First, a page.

Tuesday, the 12th of April was a very difficult day, as you might surmise from the photo above.
It started like any other Tuesday. Tim and I got up, we got ready for work. I headed out first, like normal, my job has a lot more morning prep than Tim's. And soon after arriving, I got the notification form Life 360 that Tim had also left the house.
I got to work, relived night shift, got logged into my computer and phone systems, and then got a call from Tim.
I thought he'd forgotten something at home, or that he needed me to do something on the way home.
An accident, he says.
A really bad accident on the freeway, stuck on the left side and not able to get back over.
My mind starts racing and I'm rapid firing off questions.
"Are you hurt?"
"What can I do?"
He needed help. He was stuck and UHP was on the way. But he would need a ride. Tim insisted he wasn't hurt and that he just needed some help. With Tim still on the phone I used the work line to call my boss and told her what happened. As soon as my partner for the day arrived I logged out of my phone system and left.
I raced to the Pickle and started for Tim as fast as could with the ice on the road like it was.
On the way I tried to call Tim's mom. As I was leaving I saw the notification from Life 360. It said that Tim had come to an abrupt stop and that we should call to check on him. The whole Klink family is on Life 360 so it was only a matter of time before they woke up to see the notification about the crash. But it was early for Utah and earlier still for California. She didn't answer.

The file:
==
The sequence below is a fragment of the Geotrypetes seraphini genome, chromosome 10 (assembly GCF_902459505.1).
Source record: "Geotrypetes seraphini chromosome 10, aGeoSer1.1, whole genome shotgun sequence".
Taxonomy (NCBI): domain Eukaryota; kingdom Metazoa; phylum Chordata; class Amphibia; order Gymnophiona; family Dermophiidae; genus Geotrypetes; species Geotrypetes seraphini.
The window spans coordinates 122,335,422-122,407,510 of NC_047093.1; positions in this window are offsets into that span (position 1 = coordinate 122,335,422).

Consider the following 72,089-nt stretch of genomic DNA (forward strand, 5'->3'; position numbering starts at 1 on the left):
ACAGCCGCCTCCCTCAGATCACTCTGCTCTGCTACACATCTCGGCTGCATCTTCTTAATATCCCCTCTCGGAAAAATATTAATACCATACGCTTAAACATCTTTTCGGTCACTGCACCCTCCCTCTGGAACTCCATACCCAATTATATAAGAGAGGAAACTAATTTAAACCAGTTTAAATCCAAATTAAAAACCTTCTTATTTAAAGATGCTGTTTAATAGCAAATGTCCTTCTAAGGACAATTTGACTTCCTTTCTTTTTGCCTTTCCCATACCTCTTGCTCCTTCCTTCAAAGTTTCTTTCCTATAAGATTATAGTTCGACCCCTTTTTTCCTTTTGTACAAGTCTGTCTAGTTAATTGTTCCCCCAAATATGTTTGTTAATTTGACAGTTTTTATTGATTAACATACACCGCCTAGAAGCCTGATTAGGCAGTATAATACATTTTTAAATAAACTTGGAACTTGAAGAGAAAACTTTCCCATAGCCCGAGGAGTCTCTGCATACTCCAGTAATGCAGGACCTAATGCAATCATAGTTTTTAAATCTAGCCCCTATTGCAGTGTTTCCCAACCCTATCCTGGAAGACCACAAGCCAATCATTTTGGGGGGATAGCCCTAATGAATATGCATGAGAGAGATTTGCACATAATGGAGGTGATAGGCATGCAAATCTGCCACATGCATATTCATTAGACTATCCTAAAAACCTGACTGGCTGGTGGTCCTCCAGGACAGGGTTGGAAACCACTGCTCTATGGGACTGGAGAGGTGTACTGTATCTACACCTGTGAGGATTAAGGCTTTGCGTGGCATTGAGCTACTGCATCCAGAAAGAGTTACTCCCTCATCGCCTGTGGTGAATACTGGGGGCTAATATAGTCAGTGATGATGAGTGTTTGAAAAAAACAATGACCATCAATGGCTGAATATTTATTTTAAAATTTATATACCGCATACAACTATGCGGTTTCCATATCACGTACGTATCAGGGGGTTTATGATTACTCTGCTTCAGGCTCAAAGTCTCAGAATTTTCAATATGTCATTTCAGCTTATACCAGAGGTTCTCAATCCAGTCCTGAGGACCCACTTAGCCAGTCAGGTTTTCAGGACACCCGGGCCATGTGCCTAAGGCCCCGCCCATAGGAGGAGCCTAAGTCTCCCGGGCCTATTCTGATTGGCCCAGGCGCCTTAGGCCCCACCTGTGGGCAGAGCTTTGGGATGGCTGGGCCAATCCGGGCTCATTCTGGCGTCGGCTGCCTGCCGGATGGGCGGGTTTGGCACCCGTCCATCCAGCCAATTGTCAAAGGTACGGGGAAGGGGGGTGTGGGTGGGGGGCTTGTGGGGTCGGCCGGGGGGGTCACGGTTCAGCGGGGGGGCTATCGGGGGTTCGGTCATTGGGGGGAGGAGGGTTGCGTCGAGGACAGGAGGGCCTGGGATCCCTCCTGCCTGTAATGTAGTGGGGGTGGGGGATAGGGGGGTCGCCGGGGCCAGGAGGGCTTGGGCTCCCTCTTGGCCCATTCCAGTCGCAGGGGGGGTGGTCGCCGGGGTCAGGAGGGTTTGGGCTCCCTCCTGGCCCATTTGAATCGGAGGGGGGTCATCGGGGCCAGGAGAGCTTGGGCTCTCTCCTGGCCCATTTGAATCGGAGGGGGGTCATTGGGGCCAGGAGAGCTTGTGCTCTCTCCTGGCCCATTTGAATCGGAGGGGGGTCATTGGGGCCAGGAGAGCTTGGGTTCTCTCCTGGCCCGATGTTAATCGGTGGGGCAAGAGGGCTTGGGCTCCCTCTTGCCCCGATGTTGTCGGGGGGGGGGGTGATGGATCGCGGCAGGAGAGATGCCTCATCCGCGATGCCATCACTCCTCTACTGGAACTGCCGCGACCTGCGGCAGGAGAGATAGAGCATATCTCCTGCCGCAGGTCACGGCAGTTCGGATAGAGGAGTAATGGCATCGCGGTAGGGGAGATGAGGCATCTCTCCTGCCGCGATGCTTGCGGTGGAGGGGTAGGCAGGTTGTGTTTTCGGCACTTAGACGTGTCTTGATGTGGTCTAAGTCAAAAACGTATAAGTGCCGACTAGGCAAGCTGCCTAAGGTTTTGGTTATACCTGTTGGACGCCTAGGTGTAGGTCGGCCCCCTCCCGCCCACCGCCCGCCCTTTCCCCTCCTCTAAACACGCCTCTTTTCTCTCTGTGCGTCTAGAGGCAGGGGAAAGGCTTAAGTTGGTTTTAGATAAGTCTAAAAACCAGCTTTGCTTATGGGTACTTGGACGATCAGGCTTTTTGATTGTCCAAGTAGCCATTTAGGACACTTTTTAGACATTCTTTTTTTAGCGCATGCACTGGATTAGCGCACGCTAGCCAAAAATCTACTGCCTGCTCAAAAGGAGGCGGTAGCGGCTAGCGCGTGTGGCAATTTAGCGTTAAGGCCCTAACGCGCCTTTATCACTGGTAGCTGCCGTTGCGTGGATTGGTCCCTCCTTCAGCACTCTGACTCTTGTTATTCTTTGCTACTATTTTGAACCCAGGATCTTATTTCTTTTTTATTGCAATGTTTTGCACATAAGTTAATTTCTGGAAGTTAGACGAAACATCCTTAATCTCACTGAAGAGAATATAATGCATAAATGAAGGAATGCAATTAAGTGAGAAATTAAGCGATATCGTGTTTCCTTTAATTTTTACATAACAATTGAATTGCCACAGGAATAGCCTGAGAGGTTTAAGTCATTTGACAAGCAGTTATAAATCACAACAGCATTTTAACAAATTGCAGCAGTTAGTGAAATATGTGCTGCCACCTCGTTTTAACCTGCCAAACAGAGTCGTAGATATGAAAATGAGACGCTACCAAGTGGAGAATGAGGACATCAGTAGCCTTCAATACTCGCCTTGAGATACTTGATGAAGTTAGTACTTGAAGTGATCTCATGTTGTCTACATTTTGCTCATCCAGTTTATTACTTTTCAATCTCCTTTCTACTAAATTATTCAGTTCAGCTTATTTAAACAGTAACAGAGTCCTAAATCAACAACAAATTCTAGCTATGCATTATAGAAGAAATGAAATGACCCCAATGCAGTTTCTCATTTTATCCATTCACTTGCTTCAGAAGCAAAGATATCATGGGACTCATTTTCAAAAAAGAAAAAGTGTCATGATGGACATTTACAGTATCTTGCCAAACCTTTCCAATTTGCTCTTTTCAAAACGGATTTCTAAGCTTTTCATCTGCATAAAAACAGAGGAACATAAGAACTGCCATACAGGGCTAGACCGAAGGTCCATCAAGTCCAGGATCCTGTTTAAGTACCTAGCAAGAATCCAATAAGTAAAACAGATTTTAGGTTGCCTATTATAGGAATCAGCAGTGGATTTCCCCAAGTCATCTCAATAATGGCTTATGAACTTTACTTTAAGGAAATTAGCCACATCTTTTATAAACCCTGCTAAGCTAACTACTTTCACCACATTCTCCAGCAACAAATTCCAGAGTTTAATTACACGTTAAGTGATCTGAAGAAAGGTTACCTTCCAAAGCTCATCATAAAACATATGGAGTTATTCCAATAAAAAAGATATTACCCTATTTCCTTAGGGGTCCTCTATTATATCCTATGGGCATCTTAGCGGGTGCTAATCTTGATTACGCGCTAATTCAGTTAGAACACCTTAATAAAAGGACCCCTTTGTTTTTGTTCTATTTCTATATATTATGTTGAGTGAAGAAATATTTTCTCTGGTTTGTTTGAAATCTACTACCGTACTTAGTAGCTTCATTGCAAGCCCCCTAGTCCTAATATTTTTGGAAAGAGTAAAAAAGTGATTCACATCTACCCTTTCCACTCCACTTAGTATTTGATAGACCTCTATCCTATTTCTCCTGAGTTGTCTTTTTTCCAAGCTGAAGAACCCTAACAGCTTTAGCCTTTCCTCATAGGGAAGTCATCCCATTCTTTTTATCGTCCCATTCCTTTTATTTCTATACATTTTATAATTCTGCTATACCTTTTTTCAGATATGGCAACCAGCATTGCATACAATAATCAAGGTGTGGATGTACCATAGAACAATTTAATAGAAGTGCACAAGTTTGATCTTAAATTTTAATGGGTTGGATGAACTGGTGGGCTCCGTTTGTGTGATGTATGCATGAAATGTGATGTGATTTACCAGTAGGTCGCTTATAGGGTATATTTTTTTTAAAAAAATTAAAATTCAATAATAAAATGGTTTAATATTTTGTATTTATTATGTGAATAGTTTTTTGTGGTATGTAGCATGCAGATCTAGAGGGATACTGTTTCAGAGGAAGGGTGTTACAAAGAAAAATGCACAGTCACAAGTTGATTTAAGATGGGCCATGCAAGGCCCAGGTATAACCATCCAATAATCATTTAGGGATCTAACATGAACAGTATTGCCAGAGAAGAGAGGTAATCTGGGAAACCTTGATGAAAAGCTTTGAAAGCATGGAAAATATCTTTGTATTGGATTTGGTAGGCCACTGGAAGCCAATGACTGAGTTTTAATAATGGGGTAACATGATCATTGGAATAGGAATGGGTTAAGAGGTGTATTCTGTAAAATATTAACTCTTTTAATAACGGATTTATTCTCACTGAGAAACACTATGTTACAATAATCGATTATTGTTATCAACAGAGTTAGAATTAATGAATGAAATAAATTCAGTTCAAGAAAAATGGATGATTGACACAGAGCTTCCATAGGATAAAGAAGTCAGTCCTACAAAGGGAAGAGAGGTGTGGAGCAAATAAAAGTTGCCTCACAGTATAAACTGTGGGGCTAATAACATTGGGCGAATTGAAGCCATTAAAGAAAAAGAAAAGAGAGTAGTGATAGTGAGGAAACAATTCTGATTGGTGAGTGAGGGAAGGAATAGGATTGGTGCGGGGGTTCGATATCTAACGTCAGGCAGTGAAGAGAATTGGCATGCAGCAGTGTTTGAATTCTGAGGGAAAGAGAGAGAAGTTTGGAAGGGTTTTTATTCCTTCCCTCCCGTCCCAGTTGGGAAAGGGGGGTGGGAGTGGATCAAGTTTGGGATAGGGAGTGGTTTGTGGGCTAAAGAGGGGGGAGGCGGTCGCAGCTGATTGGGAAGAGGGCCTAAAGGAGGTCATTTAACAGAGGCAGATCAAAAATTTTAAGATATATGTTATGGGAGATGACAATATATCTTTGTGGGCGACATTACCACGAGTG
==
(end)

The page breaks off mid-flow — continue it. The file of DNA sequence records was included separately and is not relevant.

As I approached the freeway signs overhead warned about an accident near Redwood Ave.
A million things raced through my mind as I drove faster than was strictly legal to get to him. How many episodes of Grey's Anatomy had I seen where a person was fine after an accident and then suddenly takes a turn for the worst as soon as the adrenalin wore off?
Too many was the answer.
Tim was standing on the side of road, his truck having been hauled over to the shoulder sometime between the end of our phone call and my arrival. There was an UHP officer there, as well as three other vehicles. They all looked damaged. But Tim's truck seemed to have the worst of it.
His whole wheel was just off. Things were disconnected and broken off in ways that I couldn't understand.
And there was Tim.
Standing on the side of the road, totally fine, or so it seemed.
He had a phone in one hand and a paper in the other. I threw my arms around him, and held him tight for a moment. and then let him get back to what he was doing.
Paramedics arrived and I asked them to look Tim over. It wouldn't be as good as a hospital, but my hope was that it would be something.
Tim waved them away.
Before long UHP came over and handed Tim a citation. He had caused the accident, meaning to or no, it was on him for not staying in his lane.
The tow truck came and hauled the truck away, while I put Tim in the Pickle and drove him home.
No hospital, he had insisted.
"I'm fine," he said. "If that changes I'll let you know."